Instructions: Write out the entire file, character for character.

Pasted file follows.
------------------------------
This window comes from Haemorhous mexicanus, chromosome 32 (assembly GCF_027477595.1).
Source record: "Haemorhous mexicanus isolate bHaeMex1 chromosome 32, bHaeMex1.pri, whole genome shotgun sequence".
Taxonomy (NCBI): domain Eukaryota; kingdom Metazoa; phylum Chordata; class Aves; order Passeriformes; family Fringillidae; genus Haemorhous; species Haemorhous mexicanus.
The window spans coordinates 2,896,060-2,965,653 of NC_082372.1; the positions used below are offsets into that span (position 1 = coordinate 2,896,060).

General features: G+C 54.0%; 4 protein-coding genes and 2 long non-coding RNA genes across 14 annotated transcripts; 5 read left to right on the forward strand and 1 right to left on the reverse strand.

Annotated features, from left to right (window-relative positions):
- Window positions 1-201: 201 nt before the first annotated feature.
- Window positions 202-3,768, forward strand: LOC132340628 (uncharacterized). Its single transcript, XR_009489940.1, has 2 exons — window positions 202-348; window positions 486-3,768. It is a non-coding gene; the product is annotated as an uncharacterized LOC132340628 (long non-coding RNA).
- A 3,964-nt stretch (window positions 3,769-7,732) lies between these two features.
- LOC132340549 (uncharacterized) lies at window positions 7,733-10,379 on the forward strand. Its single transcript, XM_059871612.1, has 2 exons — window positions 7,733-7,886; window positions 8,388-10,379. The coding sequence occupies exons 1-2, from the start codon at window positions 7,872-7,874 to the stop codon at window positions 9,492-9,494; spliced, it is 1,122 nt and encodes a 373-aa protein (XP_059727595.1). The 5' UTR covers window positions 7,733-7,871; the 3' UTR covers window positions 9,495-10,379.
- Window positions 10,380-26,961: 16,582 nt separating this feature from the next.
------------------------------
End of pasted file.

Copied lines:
This window comes from Haemorhous mexicanus, chromosome 32 (assembly GCF_027477595.1).
Source record: "Haemorhous mexicanus isolate bHaeMex1 chromosome 32, bHaeMex1.pri, whole genome shotgun sequence".
Taxonomy (NCBI): domain Eukaryota; kingdom Metazoa; phylum Chordata; class Aves; order Passeriformes; family Fringillidae; genus Haemorhous; species Haemorhous mexicanus.
The window spans coordinates 2,896,060-2,965,653 of NC_082372.1; the positions used below are offsets into that span (position 1 = coordinate 2,896,060).

General features: G+C 54.0%; 4 protein-coding genes and 2 long non-coding RNA genes across 14 annotated transcripts; 5 read left to right on the forward strand and 1 right to left on the reverse strand.

Annotated features, from left to right (window-relative positions):
- Window positions 1-201: 201 nt before the first annotated feature.
- Window positions 202-3,768, forward strand: LOC132340628 (uncharacterized). Its single transcript, XR_009489940.1, has 2 exons — window positions 202-348; window positions 486-3,768. It is a non-coding gene; the product is annotated as an uncharacterized LOC132340628 (long non-coding RNA).
- A 3,964-nt stretch (window positions 3,769-7,732) lies between these two features.
- LOC132340549 (uncharacterized) lies at window positions 7,733-10,379 on the forward strand. Its single transcript, XM_059871612.1, has 2 exons — window positions 7,733-7,886; window positions 8,388-10,379. The coding sequence occupies exons 1-2, from the start codon at window positions 7,872-7,874 to the stop codon at window positions 9,492-9,494; spliced, it is 1,122 nt and encodes a 373-aa protein (XP_059727595.1). The 5' UTR covers window positions 7,733-7,871; the 3' UTR covers window positions 9,495-10,379.
- Window positions 10,380-26,961: 16,582 nt separating this feature from the next.